What made the business news in Asia and Europe this morning? Here's our daily business round-up:
Focus switched from the eurozone to the global economy as it emerged that China's export and import growth slowed in April.
This raised fears about a sharp slowdown in its economy and triggered calls for monetary policy easing.
Exports rose by 4.9% in April from a year earlier, down from the 8.9% annual growth seen in the previous month, a sign that global demand may be slowing.
Meanwhile, imports rose just 0.3% on the year, down from 5.3% in March, indicating a fall in domestic demand.
China has been trying to boost domestic consumption to rebalance its growth.
Elsewhere in Asia Japanese electronics maker Sony reported a record annual loss as natural disasters last year and a strong yen hurt its earnings.
The firm reported a net loss of 456.7bn yen ($5.7bn; £3.5bn) for the year to the end of March, compared with a 259.6bn yen loss last year.
The company said falling demand from developed markets also affected its earnings.
However, it forecast a profit of 30bn yen for the current financial year.
In Spain more worrying news emerged as the country's central bank confirmed that Spanish lender Bankia is to be partly nationalised.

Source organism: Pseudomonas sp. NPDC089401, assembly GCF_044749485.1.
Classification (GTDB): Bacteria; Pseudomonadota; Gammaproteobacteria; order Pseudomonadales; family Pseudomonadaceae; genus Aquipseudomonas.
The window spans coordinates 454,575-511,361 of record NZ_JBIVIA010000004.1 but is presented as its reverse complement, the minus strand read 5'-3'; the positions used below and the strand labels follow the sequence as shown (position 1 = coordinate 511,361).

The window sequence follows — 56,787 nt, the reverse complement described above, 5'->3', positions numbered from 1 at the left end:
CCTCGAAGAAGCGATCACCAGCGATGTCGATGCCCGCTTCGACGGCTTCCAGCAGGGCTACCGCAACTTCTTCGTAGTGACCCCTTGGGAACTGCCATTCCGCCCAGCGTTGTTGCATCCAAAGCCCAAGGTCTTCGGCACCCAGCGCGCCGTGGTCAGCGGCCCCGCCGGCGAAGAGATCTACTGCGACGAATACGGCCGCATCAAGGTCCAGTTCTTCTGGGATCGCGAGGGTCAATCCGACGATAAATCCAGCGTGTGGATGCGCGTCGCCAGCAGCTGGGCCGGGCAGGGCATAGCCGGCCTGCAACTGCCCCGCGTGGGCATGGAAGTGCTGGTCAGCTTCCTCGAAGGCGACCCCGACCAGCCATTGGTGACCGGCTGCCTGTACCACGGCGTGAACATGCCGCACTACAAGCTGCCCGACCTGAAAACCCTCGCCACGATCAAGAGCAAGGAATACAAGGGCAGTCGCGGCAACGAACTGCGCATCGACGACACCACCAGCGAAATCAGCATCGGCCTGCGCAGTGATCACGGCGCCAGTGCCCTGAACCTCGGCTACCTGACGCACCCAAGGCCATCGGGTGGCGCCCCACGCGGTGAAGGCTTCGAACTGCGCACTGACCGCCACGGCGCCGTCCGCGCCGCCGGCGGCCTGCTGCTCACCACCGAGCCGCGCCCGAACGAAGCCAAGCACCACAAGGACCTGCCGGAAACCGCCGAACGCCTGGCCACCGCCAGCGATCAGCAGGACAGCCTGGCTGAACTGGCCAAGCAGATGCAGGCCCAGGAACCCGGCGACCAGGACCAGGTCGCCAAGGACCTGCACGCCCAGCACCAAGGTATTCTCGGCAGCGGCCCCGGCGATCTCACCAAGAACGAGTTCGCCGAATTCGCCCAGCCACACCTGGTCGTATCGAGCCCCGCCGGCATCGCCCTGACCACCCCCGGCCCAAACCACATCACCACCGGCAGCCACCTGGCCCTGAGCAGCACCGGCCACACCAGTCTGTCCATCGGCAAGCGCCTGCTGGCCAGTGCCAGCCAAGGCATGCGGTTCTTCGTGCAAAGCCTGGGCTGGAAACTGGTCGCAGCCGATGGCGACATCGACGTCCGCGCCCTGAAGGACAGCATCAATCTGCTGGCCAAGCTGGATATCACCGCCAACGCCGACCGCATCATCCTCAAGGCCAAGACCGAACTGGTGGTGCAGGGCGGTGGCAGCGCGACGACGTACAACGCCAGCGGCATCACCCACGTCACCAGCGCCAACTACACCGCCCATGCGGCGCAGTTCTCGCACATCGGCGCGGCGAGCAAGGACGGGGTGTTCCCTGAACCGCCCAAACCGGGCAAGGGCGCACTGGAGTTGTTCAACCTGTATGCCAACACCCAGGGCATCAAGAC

Bankia, which holds 32bn euros in distressed property assets and whose boss has resigned, will have a 4.47bn-euro loan by the Spanish bailout fund converted into shares.
The state fund will emerge with a 45% stake in the bank.
Spanish oil company Repsol released results showing the costs of the nationalisation of its majority stake in YPF by Argentina.
Including YPF, Repsol's first quarter net profit was 792m euros ($1.026bn; £637m), up 3.5% from a year earlier.
Excluding YPF, its net profit was only 643m euros, although that was up 12.4% from comparable figures last year.
Rising oil prices and growth in its liquefied natural gas business boosted profits.
In the UK there was some tentative good news as the Office for National Statistics reported a 0.9% rise in manufacturing output in March.
The rise was stronger-than-expected, and followed a fall of 1.1% in February.
Sectors including chemicals, transport equipment, computer and electronics were behind the recovery according to the ONS.
But the wider measure of industrial production fell 0.3%, due to a drop in oil and gas production.
In the latest Business Daily podcast Ed Butler and Lesley Curwen play Snakes and Ladders to explore whether debt-ridden European nations should stick to austerity or abandon it in favour of economic stimulus measures. The austerity question is also debated by the BBC's economics editor Stephanie Flanders and diplomatic correspondent James Robbins.